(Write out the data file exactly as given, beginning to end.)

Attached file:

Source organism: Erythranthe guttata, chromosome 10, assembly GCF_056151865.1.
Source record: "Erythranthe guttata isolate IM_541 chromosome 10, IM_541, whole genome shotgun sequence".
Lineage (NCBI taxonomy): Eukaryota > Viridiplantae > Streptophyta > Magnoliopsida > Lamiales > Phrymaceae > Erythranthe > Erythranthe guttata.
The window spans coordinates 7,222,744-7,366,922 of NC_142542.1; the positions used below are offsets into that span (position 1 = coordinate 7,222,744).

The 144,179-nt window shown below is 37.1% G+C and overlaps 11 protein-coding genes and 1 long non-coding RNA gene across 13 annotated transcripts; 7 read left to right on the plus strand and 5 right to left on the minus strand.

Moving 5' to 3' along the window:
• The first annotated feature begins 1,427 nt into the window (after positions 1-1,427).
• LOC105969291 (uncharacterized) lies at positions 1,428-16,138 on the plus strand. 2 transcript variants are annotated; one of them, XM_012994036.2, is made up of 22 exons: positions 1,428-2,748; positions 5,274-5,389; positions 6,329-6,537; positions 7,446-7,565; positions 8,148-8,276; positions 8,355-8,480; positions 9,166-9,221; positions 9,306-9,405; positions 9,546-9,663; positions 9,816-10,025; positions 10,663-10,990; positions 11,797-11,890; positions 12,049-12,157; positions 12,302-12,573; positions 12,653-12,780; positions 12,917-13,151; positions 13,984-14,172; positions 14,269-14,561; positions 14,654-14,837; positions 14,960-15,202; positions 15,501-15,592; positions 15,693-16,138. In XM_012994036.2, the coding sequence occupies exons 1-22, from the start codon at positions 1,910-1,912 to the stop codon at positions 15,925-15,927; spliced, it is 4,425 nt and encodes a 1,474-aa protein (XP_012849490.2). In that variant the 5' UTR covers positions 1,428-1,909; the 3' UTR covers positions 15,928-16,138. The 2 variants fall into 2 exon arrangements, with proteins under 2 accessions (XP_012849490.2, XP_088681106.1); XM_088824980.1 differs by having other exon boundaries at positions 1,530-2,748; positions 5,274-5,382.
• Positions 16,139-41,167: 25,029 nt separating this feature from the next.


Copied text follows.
Source organism: Erythranthe guttata, chromosome 10, assembly GCF_056151865.1.
Source record: "Erythranthe guttata isolate IM_541 chromosome 10, IM_541, whole genome shotgun sequence".
Lineage (NCBI taxonomy): Eukaryota > Viridiplantae > Streptophyta > Magnoliopsida > Lamiales > Phrymaceae > Erythranthe > Erythranthe guttata.
The window spans coordinates 7,222,744-7,366,922 of NC_142542.1; the positions used below are offsets into that span (position 1 = coordinate 7,222,744).

The 144,179-nt window shown below is 37.1% G+C and overlaps 11 protein-coding genes and 1 long non-coding RNA gene across 13 annotated transcripts; 7 read left to right on the plus strand and 5 right to left on the minus strand.

Moving 5' to 3' along the window:
• The first annotated feature begins 1,427 nt into the window (after positions 1-1,427).
• LOC105969291 (uncharacterized) lies at positions 1,428-16,138 on the plus strand. 2 transcript variants are annotated; one of them, XM_012994036.2, is made up of 22 exons: positions 1,428-2,748; positions 5,274-5,389; positions 6,329-6,537; positions 7,446-7,565; positions 8,148-8,276; positions 8,355-8,480; positions 9,166-9,221; positions 9,306-9,405; positions 9,546-9,663; positions 9,816-10,025; positions 10,663-10,990; positions 11,797-11,890; positions 12,049-12,157; positions 12,302-12,573; positions 12,653-12,780; positions 12,917-13,151; positions 13,984-14,172; positions 14,269-14,561; positions 14,654-14,837; positions 14,960-15,202; positions 15,501-15,592; positions 15,693-16,138. In XM_012994036.2, the coding sequence occupies exons 1-22, from the start codon at positions 1,910-1,912 to the stop codon at positions 15,925-15,927; spliced, it is 4,425 nt and encodes a 1,474-aa protein (XP_012849490.2). In that variant the 5' UTR covers positions 1,428-1,909; the 3' UTR covers positions 15,928-16,138. The 2 variants fall into 2 exon arrangements, with proteins under 2 accessions (XP_012849490.2, XP_088681106.1); XM_088824980.1 differs by having other exon boundaries at positions 1,530-2,748; positions 5,274-5,382.
• Positions 16,139-41,167: 25,029 nt separating this feature from the next.